A short-term building cooling load prediction method using deep learning algorithms

Cheng Fan, Fu Xiao, Yang Zhao

Research output: Journal article publicationJournal articleAcademic researchpeer-review

445 Citations (Scopus)


� 2017 Short-term building cooling load prediction is the essential foundation for many building energy management tasks, such as fault detection and diagnosis, demand-side management and control optimization. Conventional methods, which heavily rely on physical principles, have limited power in practice as their performance is subject to many physical assumptions. By contrast, data-driven methods have gained huge interests due to their flexibility in model development and the rich data available in modern buildings. The rapid development in data science has provided advanced data analytics to tackle prediction problems in a more convenient, efficient and effective way. This paper investigates the potential of one of the most promising techniques in advanced data analytics, i.e., deep learning, in predicting 24-h ahead building cooling load profiles. Deep learning refers to a collection of machine learning algorithms which are powerful in revealing nonlinear and complex patterns in big data. Deep learning can be used either in a supervised manner to develop prediction models with given inputs and output (i.e., cooling load), or in an unsupervised manner to extract meaningful features from raw data as model inputs. This study exploits the potential of deep learning in both manners, and compares its performance in cooling load prediction with typical feature extraction methods and popular prediction techniques in the building field. The results show that deep learning can enhance the performance of building cooling load prediction, especially when used in an unsupervised manner for constructing high-level features as model inputs. Using the features extracted by unsupervised deep learning as inputs for cooling load prediction can evidently enhance the prediction performance. The findings are enlightening and could bring more flexible and effective solutions for building energy predictions.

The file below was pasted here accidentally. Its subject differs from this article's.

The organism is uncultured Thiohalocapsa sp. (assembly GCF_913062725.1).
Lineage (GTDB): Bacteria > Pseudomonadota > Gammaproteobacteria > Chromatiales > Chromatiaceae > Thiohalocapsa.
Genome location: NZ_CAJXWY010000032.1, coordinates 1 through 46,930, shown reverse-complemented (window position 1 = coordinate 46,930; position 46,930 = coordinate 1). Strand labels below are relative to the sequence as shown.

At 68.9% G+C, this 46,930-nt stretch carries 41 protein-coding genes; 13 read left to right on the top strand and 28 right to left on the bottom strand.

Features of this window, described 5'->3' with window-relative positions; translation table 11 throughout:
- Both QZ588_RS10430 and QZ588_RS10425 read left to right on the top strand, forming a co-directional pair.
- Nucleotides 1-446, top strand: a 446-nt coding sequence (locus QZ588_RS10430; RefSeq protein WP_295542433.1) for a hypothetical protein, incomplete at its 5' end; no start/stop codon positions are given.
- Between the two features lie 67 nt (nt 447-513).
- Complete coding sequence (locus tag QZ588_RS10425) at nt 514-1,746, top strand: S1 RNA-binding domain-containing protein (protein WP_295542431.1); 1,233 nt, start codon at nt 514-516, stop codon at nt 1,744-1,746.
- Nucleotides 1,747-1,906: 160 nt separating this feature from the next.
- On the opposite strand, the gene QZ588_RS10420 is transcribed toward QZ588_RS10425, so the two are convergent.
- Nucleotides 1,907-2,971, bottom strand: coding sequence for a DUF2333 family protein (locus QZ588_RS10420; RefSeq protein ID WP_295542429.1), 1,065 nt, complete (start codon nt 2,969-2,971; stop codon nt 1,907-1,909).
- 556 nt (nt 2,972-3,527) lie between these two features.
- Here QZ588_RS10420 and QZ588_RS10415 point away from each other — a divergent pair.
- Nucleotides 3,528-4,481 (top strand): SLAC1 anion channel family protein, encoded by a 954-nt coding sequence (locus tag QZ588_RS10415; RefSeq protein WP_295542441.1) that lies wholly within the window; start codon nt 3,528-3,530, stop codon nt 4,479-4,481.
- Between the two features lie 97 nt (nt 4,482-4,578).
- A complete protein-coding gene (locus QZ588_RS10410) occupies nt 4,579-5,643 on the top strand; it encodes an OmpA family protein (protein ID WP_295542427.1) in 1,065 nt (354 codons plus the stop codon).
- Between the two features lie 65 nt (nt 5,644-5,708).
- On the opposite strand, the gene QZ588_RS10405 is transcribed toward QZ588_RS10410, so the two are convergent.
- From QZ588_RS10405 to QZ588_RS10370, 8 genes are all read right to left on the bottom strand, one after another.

Original languageEnglish
Pages (from-to)222-233
Number of pages12
JournalApplied Energy
Publication statusPublished - 1 Jan 2017


  • Big data
  • Building cooling load
  • Building energy prediction
  • Data mining
  • Deep learning

ASJC Scopus subject areas

  • Civil and Structural Engineering
  • Building and Construction
  • Energy(all)
  • Mechanical Engineering
  • Management, Monitoring, Policy and Law


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